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TOKYO (Reuters) - A Japanese restaurant awarded the Michelin restaurant guide's coveted three-star rank apologized on Tuesday for selling jars of beans containing bacteria that could cause food poisoning.
The black beans were sold under the name of the Kagurazaka Ishikawa restaurant, known for its dishes of seasonal fish and meat.
The beans, which went on sale at a Takashimaya department store in Tokyo, were found to contain Bacillus Cereus bacteria that could cause vomiting or diarrhea, said Nana Okada, a spokeswoman at Takashimaya Co.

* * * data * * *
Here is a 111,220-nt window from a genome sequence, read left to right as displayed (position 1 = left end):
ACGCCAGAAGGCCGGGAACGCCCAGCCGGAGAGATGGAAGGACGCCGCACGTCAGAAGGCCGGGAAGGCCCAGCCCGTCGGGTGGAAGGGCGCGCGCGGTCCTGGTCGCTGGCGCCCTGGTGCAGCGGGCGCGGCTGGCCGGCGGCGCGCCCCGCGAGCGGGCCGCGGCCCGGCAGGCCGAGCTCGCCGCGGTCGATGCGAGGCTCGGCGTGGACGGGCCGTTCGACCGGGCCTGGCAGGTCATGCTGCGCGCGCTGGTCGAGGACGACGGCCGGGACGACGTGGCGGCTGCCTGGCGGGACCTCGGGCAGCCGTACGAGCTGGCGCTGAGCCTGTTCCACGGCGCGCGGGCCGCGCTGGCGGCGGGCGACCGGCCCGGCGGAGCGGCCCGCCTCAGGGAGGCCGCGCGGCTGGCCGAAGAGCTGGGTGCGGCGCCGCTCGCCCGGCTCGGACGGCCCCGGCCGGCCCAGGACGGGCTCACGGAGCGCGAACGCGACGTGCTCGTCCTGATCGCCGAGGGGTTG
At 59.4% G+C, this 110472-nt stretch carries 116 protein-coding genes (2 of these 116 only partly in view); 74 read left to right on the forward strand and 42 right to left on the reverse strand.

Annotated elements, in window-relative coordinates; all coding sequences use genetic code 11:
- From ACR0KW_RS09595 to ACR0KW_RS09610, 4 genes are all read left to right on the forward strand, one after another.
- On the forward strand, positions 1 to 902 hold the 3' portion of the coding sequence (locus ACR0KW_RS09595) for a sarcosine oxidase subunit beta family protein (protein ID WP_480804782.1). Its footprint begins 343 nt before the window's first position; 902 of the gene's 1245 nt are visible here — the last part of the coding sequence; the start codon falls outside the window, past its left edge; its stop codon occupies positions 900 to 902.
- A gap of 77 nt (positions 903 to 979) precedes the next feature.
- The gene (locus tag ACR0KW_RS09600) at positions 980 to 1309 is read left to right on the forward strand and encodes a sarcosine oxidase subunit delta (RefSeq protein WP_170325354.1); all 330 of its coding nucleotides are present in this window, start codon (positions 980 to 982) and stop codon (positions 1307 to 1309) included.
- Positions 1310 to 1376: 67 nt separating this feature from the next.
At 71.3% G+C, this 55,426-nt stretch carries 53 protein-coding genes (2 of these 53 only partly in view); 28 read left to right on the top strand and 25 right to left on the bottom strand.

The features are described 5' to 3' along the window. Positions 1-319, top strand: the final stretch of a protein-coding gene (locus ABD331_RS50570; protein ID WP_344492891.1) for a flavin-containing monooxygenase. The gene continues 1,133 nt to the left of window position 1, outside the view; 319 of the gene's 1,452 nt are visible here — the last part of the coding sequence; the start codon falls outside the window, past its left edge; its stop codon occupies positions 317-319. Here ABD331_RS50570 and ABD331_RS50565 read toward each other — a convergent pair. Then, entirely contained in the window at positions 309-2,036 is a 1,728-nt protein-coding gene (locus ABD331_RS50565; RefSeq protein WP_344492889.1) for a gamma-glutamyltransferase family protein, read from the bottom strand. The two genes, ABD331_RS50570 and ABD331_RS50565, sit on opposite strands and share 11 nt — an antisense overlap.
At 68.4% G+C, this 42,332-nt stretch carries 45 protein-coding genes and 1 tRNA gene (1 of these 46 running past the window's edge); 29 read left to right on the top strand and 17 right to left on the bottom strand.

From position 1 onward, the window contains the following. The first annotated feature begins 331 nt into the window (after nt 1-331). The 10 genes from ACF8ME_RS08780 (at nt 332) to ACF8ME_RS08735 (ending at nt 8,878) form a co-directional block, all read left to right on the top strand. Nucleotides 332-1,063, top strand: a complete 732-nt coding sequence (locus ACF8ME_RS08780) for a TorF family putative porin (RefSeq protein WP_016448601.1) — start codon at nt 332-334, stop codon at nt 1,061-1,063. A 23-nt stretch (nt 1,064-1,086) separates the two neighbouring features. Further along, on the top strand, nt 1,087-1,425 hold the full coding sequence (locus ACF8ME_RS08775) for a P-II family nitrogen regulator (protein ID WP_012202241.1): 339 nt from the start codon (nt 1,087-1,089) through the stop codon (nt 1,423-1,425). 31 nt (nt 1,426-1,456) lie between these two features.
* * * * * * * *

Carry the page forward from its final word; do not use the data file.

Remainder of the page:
The beans, which were made at a factory in central Japan under the guidance of the three-star restaurant in Tokyo, were possibly not heated sufficiently to be disinfected, Okada said.
"We are so sorry for the trouble," Hideki Ishikawa, the owner and chef of the restaurant, told Reuters.
Last week, Michelin unveiled its restaurant guide for Tokyo, awarding the city with more stars than any other cities. Nine restaurants were given the three-star rating, which Michelin defines as "exceptional cuisine, worth a special journey."
Reporting by Yoko Kubota